China also have the world’s largest foreign exchange reserve, and a world leader in renewable energy investment and actual output.

China have taken over US’s role as the champion of multilateralism and globalization, which is what “Made America Great” in the first place, but now is seen as bad for some obscure reason.
To fight against development is not going to “Make America Great Again”.


#191

If we look at military spending in term of “per capita” it becomes even more lopsided;

  • USD 173 Bn / 1.4 Bn population = USD 123.6/pers./yr
  • USD 600 Bn /320 Mill. population = USD 1.875/pers./yr.

With the amount of suff China sell to US consumers I would think it likely that each Americans pay more towards Chinese defence than the average Chinese, bearing in mind that most Chinese doesn’t pay any income tax.

With the military spending level in US increasing, China may well “win” without firing a shot.


#192

If you believe the numbers that China tells the world they are spending on their military is anywhere near reality and that their latest move in folding their Coast Guard into the military is benign, I have a great investment opportunity for you. Just let me have your bank account number and I’ll take care of the details.


#193

And if you believe the numbers that the US is telling you are being used on the military are all there is, you need to get your head examined.

Subsidies being paid to the Defence Industry, overtly and covertly, is not counted, nor is the cost of MARAD and their mothballed fleet, I believe.
If that is the only things that goes to the defence of US world hegemony is everybody’s guess.

I believe the USCG has been a part of the Navy since inception and used in roles and places that doesn’t normally belong to a coast guard?

BTW;Chinese CG vessels are not armed with heavy guns and Cruise missilies


#194

China runs on very cheap labor, and in many cases slave labor, so of course their costs are low.

China also steals everyone else’s intellectual property, instead of doing their own R&D.

The US stupidly subsidized China by allowing these ridiculous trade deficits and blatant theft for the last 30 years.

The US has subsidized Japan, Korea, Taiwan, and Europe with trade deficits for 70 years.

It long past time to put an end to these giveaways. Time to put America First.


#195

Yes I spent 2 years out there drilling.
Some wildcat holes on the Sabah side of the border right near the corner.
They didnt come into the existing fields
Malaysian Navy used to come out and push them away in small boats.
Yes it was white painted Chinese Coast Guard vessels


#196

Where have I heard that mantra before??
Actually the US had near monopoly of trade in manufactured goods for the first decades after WWII because they did not suffer and damages and built up formidable industrial capacity in support of the war effort.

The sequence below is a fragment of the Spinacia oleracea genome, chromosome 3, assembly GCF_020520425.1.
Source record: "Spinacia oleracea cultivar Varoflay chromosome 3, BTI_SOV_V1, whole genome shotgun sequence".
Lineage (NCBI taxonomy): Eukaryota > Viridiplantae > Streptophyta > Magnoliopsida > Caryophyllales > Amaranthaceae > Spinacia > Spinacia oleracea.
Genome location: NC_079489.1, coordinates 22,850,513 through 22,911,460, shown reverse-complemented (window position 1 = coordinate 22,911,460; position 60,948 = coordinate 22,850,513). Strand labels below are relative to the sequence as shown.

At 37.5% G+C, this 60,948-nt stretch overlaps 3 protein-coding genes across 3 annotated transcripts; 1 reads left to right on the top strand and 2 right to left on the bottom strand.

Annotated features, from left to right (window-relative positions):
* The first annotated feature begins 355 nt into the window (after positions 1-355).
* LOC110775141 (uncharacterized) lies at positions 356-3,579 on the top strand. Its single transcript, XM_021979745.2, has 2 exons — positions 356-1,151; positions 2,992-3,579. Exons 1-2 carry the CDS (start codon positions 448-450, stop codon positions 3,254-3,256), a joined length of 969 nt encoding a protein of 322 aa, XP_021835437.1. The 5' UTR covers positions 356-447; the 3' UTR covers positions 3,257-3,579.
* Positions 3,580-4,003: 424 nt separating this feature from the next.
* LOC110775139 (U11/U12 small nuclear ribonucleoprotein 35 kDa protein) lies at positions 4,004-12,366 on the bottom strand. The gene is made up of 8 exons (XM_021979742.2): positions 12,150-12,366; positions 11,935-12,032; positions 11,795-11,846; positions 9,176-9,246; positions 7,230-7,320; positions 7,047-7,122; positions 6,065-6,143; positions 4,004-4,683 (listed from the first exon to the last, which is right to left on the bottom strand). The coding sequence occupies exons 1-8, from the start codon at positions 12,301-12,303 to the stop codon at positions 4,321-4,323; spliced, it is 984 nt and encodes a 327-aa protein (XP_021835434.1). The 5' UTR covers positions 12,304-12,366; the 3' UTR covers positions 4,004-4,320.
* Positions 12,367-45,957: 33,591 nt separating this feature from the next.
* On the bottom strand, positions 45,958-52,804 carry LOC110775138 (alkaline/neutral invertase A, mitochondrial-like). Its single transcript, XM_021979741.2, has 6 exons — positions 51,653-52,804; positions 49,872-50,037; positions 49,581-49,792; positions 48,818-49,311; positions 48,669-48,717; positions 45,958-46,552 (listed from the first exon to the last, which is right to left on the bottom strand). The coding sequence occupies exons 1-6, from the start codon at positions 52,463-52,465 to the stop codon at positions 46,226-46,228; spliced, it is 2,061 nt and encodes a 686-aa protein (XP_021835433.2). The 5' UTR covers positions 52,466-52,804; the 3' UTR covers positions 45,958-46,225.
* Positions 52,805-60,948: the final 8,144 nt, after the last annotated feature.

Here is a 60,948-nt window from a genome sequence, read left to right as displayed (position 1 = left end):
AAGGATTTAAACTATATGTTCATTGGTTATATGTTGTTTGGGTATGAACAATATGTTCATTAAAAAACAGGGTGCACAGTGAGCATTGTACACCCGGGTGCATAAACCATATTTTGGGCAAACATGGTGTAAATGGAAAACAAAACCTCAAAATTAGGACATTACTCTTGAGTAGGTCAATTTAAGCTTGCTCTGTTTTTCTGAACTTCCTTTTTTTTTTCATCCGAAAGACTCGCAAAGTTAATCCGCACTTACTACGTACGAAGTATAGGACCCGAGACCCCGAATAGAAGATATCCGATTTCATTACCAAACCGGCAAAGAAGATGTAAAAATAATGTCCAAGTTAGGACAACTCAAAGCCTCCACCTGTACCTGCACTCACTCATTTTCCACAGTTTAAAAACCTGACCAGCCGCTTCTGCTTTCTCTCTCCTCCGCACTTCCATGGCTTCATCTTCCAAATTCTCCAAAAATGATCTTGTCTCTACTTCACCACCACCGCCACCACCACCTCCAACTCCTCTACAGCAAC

Did the Americans complain when they had everything and everybody else had rationing on even bare necessities, like food, cloths and gasoline??

When I first went to sea in 1959 we got a small allowance when visiting US ports because everything was very expensive there. US seamen and workers were paid enormously more than Europeans, so no problem for them. Did we complain, or feel envious? NO. It was “just how things were”.

You want to blamed the Chinese for working for less then Americans and sell the fruit of their labour cheaply to overfed Americans, while financing their purchases by buying US Treasury Bonds?

FYI: China is catching up on R&D expenditure:

And bypassing USA in Scientific output:


Maybe they manage to get more back for their R&D expenditure.


#197

I have to admit the Japanese will study somebodies tech then go home and spend years trying to improve it.
The chinese just want to steal it.
There has been some horrendous stuff not printed in the newspaper of the Chinese breaking into tech companies, breaking into hotel safes and stealing laptops from expats in China etc etc.
In the UK and USA the gov monitors the internet connections to tech companies ( i’m sure others do it) the Chinese constantly trying to get in.


#198

Yes I saw a rig working across the line (for Elf I believe?) when working for Murphy and visiting Kikeh Field. I never saw any Chinese CG vessels though, only a lot of tiny fishing boats that even got under the rig and tender.They even tied up to the Spar and the rudder stem of the FPSO. (All Malaysian)

Never heard of any incidents with CCG either, although I was engage to write a Marine Procedures Manual for the field and should have been told of anything like that.


#199

Shell. Total and Inpex
Some of the drillers had worked in Vietnam and said there was always a Chinese sub around the rig

China might need to war to fix its internal problems.
They are about to limit the headcount in the cities so sending the poor back to the countryside.


#200

Of course not, it’s spaghetti on the wall. It doesn’t change anything.